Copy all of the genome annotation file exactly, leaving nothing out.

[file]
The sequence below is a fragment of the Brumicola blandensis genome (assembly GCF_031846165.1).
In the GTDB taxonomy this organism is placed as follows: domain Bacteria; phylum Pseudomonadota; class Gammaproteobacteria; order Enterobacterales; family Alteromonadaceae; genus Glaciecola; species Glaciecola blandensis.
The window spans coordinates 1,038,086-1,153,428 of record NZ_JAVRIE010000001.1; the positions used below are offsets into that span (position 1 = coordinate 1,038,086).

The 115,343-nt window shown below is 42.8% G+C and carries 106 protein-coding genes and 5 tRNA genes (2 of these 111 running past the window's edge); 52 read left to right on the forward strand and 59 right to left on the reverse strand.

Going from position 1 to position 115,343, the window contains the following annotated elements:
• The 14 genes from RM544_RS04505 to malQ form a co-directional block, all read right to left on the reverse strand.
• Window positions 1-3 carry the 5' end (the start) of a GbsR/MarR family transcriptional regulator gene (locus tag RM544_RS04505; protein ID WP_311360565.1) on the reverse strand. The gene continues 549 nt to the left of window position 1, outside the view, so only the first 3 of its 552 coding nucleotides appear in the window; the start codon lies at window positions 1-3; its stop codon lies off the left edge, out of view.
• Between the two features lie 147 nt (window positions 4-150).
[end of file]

The sequence below is a fragment of the Brumicola blandensis genome (assembly GCF_031846165.1).
In the GTDB taxonomy this organism is placed as follows: domain Bacteria; phylum Pseudomonadota; class Gammaproteobacteria; order Enterobacterales; family Alteromonadaceae; genus Glaciecola; species Glaciecola blandensis.
The window spans coordinates 1,038,086-1,153,428 of record NZ_JAVRIE010000001.1; the positions used below are offsets into that span (position 1 = coordinate 1,038,086).

The 115,343-nt window shown below is 42.8% G+C and carries 106 protein-coding genes and 5 tRNA genes (2 of these 111 running past the window's edge); 52 read left to right on the forward strand and 59 right to left on the reverse strand.

Going from position 1 to position 115,343, the window contains the following annotated elements:
• The 14 genes from RM544_RS04505 to malQ form a co-directional block, all read right to left on the reverse strand.
• Window positions 1-3 carry the 5' end (the start) of a GbsR/MarR family transcriptional regulator gene (locus tag RM544_RS04505; protein ID WP_311360565.1) on the reverse strand. The gene continues 549 nt to the left of window position 1, outside the view, so only the first 3 of its 552 coding nucleotides appear in the window; the start codon lies at window positions 1-3; its stop codon lies off the left edge, out of view.
• Between the two features lie 147 nt (window positions 4-150).